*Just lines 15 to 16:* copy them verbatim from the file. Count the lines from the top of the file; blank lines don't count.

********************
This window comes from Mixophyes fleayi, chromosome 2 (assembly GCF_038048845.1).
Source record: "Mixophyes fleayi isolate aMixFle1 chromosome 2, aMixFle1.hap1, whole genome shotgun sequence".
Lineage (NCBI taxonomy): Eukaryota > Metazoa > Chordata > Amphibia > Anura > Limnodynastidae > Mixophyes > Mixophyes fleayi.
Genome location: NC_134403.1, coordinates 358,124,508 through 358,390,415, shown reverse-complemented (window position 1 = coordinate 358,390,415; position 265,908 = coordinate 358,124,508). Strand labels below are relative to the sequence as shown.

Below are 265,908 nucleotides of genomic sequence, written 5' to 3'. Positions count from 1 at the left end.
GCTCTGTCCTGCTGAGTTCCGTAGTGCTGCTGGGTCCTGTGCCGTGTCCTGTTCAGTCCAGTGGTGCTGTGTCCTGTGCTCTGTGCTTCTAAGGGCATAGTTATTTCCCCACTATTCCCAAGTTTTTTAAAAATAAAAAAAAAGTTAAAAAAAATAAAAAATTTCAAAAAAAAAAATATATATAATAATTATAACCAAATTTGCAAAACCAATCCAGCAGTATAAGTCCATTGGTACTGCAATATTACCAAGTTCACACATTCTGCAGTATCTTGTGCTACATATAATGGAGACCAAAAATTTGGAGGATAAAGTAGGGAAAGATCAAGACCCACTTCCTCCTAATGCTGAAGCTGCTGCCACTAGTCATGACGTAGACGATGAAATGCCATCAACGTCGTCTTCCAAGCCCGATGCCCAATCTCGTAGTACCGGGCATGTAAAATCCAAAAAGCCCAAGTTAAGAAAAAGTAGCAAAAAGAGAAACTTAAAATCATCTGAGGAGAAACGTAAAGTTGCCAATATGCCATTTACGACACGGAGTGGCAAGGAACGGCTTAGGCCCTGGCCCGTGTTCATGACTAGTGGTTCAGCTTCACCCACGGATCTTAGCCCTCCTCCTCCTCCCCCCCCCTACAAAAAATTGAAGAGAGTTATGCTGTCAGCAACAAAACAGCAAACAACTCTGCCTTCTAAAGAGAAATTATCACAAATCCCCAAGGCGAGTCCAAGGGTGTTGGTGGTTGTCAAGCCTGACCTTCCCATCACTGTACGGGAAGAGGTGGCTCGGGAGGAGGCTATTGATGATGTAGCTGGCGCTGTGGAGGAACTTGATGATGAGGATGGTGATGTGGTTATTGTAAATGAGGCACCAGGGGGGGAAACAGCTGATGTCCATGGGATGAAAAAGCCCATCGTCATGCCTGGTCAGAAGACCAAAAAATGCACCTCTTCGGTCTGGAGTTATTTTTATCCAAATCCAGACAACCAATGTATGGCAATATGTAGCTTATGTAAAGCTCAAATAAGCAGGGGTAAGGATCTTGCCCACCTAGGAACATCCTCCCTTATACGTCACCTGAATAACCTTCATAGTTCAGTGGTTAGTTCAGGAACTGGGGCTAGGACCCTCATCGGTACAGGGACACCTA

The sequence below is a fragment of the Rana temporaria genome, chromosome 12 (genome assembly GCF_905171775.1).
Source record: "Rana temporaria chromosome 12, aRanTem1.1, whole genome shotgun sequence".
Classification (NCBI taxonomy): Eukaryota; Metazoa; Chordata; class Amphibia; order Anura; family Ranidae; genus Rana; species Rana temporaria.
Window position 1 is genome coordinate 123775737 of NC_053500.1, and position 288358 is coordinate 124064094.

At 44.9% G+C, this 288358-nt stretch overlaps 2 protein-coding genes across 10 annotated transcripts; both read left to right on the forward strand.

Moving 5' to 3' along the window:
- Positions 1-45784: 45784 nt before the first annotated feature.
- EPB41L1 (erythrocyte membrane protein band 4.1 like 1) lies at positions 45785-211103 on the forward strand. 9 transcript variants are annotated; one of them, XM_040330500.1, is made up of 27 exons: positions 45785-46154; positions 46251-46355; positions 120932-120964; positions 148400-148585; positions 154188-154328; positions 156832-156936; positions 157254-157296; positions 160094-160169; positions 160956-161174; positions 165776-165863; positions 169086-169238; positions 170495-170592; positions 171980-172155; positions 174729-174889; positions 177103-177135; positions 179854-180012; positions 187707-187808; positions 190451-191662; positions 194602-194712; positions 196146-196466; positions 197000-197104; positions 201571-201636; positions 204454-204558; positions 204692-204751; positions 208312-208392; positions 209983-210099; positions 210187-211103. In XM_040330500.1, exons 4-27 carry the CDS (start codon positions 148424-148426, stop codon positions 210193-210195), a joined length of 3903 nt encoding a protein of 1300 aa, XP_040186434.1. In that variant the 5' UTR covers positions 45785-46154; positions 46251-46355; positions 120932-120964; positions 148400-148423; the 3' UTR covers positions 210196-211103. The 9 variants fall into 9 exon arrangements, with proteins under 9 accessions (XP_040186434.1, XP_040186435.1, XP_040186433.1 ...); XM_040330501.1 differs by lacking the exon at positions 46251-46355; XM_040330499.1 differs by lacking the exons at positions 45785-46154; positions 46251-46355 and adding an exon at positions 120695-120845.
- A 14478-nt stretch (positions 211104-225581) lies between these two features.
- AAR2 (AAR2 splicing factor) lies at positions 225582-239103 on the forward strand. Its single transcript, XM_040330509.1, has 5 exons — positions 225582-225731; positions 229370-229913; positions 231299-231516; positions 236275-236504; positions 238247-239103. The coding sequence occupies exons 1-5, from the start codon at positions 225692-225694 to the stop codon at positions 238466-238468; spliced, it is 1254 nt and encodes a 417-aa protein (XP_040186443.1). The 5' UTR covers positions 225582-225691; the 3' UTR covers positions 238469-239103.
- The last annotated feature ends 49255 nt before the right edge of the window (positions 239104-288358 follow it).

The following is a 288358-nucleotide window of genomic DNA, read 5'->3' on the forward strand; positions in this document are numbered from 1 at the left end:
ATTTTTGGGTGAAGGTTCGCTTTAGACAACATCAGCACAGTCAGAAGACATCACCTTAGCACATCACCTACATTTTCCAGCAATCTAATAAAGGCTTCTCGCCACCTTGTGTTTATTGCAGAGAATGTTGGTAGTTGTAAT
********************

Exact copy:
- A 14478-nt stretch (positions 211104-225581) lies between these two features.
- AAR2 (AAR2 splicing factor) lies at positions 225582-239103 on the forward strand. Its single transcript, XM_040330509.1, has 5 exons — positions 225582-225731; positions 229370-229913; positions 231299-231516; positions 236275-236504; positions 238247-239103. The coding sequence occupies exons 1-5, from the start codon at positions 225692-225694 to the stop codon at positions 238466-238468; spliced, it is 1254 nt and encodes a 417-aa protein (XP_040186443.1). The 5' UTR covers positions 225582-225691; the 3' UTR covers positions 238469-239103.